Eric Carr (1950 - 1991) replaced Peter Criss in KISS just in time to record their ill-fated Music From ‘The Elder’ album in 1980. It represented them at the nadir of their career (at least in the U.S.), but Carr was just happy to be in the band. They bounced back of course, and had a number of hair-metal hits in the eighties, sans makeup. Greg Prato’s new book The Eric Carr Story details the man’s life, and his heartbreaking demise from cancer at the tender age of 41.
Prato is something of a master at the art of the oral biography. To be honest, I have never been much of a fan of this type of writing, but Prato is the exception. I have read previous books by him, including Grunge Is Dead and The Tommy Bolin Story, and came away very satisfied.
One of the inherent drawbacks to this type of writing though is cooperation. Prato very obviously did not get to speak to either Gene Simmons or Paul Stanley. Knowing those guys - they probably wanted a 99% to 1% split on any royalties. Prato works around it though, by speaking with quite a number of people who were involved with Eric Carr and KISS during the time he spent as their drummer.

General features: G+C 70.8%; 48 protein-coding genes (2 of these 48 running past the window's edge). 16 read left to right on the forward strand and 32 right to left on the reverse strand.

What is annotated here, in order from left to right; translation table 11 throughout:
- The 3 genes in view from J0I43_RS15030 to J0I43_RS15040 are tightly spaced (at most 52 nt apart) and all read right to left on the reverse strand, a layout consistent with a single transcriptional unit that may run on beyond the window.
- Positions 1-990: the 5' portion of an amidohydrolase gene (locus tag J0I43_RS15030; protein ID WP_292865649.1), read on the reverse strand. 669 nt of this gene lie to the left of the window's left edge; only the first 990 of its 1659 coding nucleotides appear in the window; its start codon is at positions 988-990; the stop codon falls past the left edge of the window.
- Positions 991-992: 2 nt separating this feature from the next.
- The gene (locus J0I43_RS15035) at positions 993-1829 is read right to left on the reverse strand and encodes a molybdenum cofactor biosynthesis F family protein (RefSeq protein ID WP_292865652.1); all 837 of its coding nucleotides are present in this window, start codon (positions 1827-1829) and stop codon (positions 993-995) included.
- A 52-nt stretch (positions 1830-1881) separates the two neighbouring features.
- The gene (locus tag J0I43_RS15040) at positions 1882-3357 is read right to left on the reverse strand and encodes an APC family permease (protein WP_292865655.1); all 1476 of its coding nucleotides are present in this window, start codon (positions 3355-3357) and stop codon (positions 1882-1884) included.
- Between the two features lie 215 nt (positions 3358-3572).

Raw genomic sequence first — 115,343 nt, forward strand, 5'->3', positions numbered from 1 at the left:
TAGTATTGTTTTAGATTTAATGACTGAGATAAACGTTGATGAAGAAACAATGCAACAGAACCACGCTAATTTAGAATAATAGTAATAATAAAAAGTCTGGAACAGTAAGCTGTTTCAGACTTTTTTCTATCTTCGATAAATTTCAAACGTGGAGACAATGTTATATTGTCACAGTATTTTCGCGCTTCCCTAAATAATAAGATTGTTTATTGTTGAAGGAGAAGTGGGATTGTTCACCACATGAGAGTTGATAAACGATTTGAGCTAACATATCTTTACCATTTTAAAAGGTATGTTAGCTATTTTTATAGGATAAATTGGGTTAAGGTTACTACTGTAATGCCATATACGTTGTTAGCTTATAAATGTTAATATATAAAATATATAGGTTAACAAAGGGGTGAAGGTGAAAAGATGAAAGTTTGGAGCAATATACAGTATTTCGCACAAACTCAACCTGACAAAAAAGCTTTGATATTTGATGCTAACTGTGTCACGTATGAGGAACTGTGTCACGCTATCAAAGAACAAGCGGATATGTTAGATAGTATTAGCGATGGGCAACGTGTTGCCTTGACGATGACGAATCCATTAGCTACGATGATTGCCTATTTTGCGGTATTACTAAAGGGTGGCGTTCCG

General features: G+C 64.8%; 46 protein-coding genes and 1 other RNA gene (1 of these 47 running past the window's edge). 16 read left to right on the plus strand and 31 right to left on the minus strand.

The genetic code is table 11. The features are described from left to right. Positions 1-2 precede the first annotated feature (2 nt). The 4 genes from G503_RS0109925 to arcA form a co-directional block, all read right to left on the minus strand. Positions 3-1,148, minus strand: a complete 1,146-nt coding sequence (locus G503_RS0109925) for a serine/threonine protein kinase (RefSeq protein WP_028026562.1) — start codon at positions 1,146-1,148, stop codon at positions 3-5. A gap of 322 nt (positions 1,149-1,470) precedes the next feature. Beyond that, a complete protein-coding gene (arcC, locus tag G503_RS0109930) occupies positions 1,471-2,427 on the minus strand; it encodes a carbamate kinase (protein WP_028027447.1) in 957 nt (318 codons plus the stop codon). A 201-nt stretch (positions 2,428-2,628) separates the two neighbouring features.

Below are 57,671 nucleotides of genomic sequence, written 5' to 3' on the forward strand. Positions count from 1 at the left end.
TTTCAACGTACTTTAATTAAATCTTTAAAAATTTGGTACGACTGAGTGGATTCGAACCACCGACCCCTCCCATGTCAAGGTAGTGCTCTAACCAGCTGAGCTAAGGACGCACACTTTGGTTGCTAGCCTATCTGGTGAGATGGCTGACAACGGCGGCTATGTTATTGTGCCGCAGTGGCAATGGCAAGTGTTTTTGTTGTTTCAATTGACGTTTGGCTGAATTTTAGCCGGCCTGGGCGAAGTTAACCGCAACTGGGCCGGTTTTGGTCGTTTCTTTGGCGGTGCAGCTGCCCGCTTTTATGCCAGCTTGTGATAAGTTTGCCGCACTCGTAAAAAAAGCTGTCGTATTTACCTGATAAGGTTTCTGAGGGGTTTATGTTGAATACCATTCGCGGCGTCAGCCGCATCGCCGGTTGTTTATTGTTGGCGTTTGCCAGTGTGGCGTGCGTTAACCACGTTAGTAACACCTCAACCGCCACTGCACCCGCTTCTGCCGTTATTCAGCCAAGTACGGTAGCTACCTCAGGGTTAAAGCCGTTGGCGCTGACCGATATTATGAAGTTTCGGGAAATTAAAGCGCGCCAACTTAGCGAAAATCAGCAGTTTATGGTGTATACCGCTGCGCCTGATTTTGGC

A few things about the man come across from multiple sources. Number one is just how thrilled he was to have gotten the job. As anyone who considered themselves a rock fan in the seventies can tell you, there was no cooler, better group out there in the middle of the decade than KISS. Alive, Destroyer, and Alive II were/are monster albums. Definitely their peak. Just a couple of years later though, they cut their hair and went disco with “I Was Made For Loving You,” and we all pretty much walked away.
Eric Carr didn’t. One of the more enjoyable aspects of Prato’s book is how he details the difference a “big” drummer like Carr brought to their music. The drums behind KISS were no longer the simple five-piece set so common to the era. He had a huge, double-bass drum setup, with every type of accessory imaginable. Only Neil Peart of Rush was going this balls-out with his equipment at the time. It certainly did bring a new element to their music, and quite possibly saved them from terminal oblivion.